In navigating the Paycheck Protection Program, the $669B business loan carve-out of the CARES Act, we’ve been able to take stock of what has happened broadly in the market and how we can continue to help our clients during this time. Some have expressed concern about large corporations exploiting loopholes and tapping the Paycheck Protection Program. Others have pointed out how larger institutions are more equipped to navigate the technical and operational complexities of the SBA’s loan fulfillment channel, or how the funds should be better allocated to financial services providers such as CDFIs that specialize in serving traditionally marginalized populations.
Despite the program’s challenges, the team at Beneficial State Bank was able to helpmany of which are nonprofits and B Corporations, to secure Paycheck Protection loans. Most of these entities are true small businesses with 10 or fewer staff members. Over 85% are mission-aligned with Beneficial State’s social and environmental directives. We are shining a light on the positive work these organizations are doing as well as sharing how you can make a difference by supporting them.
Organic Farm School believes in the healing power of small farms to nourish communities and build the next generation of farmers. Beneficial State Bank helped the Farm sustain critical baseline operations during the COVID-19 crisis through a Paycheck Protection Program loan.
In ways large and small, the COVID-19 pandemic has distilled what is essential to us all: food, health, land, farms, water, kinship--and how to sustain and enhance them going forward.
All of those were founding principles of Organic Farm School (OFS), a 12-acre certified organic farm on Whidbey Island, Washington, that trains people interested in operating their own small farms. The farm began as a three-woman community-supported agriculture project propelled by a small grant and a big vision. That vision was to enable students of all ages and backgrounds to experience firsthand what it takes to manage a farm using sustainable practices. The farm is now a 501(c)(3) nonprofit and helps support its students’ educations through sales of its vegetables, seed crops, grains, legumes and livestock.
Even in good times, it’s demanding. “Having a farm school is complex,” said Executive Director Judy Feldman. “Recruiting is a challenge; fundraising is a challenge. We do it because this country needs more new farmers. The average age of farmers is 58 and getting older. Fewer than 30% are under the age of 50.”
The coronavirus pandemic necessitated a complete rethinking of some of its most time-tested practices. Among them are how to keep students safe, how to navigate the customer interactions and how to prevent crop losses. “We're growing food,” Feldman said. “We can't call in sick and tell crops to wait a few days.”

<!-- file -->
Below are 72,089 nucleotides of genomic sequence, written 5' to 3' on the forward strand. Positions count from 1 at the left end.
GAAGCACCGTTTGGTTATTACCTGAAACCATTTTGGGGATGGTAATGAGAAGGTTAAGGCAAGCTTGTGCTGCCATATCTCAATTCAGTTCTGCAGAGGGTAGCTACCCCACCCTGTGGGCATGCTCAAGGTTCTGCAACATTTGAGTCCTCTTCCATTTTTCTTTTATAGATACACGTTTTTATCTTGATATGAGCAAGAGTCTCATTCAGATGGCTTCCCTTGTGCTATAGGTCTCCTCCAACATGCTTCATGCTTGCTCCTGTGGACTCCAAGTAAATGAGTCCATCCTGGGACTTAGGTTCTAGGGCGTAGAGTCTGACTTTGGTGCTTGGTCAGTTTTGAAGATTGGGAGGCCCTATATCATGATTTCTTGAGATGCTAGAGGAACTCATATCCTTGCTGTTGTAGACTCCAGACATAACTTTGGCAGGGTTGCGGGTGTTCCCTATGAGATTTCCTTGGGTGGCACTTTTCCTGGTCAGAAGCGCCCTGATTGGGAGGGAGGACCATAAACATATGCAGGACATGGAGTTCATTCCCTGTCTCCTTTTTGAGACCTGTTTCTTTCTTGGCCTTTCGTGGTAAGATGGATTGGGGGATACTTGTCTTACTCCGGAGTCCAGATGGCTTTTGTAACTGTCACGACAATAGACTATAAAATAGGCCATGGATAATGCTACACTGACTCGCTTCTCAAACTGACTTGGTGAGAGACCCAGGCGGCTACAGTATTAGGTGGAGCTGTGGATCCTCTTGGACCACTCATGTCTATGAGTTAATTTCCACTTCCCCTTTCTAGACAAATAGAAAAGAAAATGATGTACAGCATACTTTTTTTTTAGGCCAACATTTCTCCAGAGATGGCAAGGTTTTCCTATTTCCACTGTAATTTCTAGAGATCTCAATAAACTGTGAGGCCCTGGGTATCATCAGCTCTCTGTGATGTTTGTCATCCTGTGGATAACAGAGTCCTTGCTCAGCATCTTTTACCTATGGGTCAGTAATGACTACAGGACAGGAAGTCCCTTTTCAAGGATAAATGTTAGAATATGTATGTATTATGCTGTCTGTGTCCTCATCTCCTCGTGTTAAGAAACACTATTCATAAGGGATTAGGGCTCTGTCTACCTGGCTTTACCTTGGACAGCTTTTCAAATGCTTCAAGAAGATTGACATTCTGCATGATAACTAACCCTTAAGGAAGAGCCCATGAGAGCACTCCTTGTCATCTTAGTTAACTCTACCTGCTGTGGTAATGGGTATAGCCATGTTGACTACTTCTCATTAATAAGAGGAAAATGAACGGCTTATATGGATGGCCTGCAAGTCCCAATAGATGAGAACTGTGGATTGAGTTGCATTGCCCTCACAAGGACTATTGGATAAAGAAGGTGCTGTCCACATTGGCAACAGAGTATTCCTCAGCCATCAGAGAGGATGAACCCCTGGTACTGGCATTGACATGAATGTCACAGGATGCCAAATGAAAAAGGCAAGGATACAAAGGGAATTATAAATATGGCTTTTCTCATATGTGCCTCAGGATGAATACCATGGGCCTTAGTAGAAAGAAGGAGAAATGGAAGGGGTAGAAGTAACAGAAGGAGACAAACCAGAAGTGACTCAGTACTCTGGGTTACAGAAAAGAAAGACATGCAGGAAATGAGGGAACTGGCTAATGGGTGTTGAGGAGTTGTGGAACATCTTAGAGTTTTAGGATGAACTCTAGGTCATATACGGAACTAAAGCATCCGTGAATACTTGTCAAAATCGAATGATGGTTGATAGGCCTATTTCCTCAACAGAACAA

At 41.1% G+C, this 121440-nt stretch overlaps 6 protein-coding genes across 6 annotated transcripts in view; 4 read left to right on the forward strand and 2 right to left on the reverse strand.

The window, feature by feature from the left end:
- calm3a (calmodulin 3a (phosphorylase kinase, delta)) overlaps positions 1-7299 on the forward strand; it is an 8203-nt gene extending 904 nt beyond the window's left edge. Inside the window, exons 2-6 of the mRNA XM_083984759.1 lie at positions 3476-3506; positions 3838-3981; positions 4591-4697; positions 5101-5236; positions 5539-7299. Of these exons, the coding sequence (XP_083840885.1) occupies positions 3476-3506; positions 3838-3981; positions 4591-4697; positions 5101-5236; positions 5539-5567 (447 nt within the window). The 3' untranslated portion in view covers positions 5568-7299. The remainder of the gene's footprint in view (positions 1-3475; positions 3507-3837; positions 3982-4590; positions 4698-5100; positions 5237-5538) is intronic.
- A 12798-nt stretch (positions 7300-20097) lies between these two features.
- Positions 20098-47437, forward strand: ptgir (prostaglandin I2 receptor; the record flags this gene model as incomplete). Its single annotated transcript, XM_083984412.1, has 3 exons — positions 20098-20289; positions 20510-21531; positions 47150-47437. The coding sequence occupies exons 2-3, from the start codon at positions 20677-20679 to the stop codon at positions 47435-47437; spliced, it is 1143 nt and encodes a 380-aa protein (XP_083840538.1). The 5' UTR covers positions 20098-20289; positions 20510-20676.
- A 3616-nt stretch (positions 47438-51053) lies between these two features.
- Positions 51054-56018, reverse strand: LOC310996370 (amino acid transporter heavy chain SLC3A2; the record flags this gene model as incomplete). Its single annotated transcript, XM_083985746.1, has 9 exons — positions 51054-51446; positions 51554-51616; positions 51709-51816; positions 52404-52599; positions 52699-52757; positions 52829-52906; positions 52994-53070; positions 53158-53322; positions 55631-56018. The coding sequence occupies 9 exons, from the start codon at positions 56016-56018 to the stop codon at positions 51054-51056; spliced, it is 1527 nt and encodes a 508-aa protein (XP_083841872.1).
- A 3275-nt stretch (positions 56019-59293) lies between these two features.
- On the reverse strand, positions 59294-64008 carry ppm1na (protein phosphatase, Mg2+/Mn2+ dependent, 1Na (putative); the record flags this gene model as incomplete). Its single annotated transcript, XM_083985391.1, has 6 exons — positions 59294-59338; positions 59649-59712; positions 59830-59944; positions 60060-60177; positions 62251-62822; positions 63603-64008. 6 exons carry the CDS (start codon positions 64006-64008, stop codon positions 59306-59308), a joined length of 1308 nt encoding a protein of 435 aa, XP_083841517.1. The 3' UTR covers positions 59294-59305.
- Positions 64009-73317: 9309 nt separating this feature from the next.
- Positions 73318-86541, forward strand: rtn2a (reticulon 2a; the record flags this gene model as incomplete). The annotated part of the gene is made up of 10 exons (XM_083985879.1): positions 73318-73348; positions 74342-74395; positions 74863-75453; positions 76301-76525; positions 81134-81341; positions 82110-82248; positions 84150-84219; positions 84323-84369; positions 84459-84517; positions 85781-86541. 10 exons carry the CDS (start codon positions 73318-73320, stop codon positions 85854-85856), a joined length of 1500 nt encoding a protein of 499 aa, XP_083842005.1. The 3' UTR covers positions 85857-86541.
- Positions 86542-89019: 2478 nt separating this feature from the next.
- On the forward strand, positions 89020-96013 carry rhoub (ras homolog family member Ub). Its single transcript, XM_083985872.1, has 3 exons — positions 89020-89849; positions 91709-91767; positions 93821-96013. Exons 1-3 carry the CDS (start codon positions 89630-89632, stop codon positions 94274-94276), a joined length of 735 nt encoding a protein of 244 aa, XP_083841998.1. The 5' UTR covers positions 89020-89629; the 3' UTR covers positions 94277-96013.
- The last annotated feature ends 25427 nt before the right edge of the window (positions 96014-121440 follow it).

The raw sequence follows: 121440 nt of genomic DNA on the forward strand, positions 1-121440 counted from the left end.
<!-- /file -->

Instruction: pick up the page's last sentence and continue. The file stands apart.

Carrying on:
When COVID-19 hit, OFS immediately began working on a drive-through system for its farm stand and getting donors to buy excess produce for food banks. “With store shelves emptied out and problems with grocery supply chains, we were looking for a sign of hope,” Feldman said. “So, we started our farm stand two weeks early and put together a program where donors can buy produce from local farms and donate it to local food banks—benefitting at least two layers of our community, because farmers are small businesses, too. We wanted people to know food would be there.”
The pandemic also necessitated a sustaining infusion of cash. OFS turned to Beneficial State Bank, which put together a loan through the Paycheck Protection Program (PPP). “That hedge gave us the cushion we needed.”
“The COVID-19 pandemic illustrates the reason we consider it so important to train new farmers,” Feldman said. “As trucking systems start to fray and large-scale farms have supply-chain issues, local farms become essential for the sustainability of communities. Smaller farms are still able to feed their neighbors.”
Though born out of crisis-induced necessity, OFS sees the creation of the food bank program as going directly to the heart of its mission: creating kinship and community through farming and food.
“After several conversations with the local food bank, we realized this is something we should do beyond the pandemic. It is a win-win-win,” Feldman said. “People get fresh local food, local farmers get some extra cash, and our future farmers get to experience how valuable their work is to our world.”
We all keep regenerative organizations like OFS alive through the power of our choices and actions. There are a number of ways to help Organic Farm School—and local farmers in your community—in both the short and long term. Executive Director Judy Feldman has some tips on how everyone can help strengthen local food systems and make our communities more sustainable: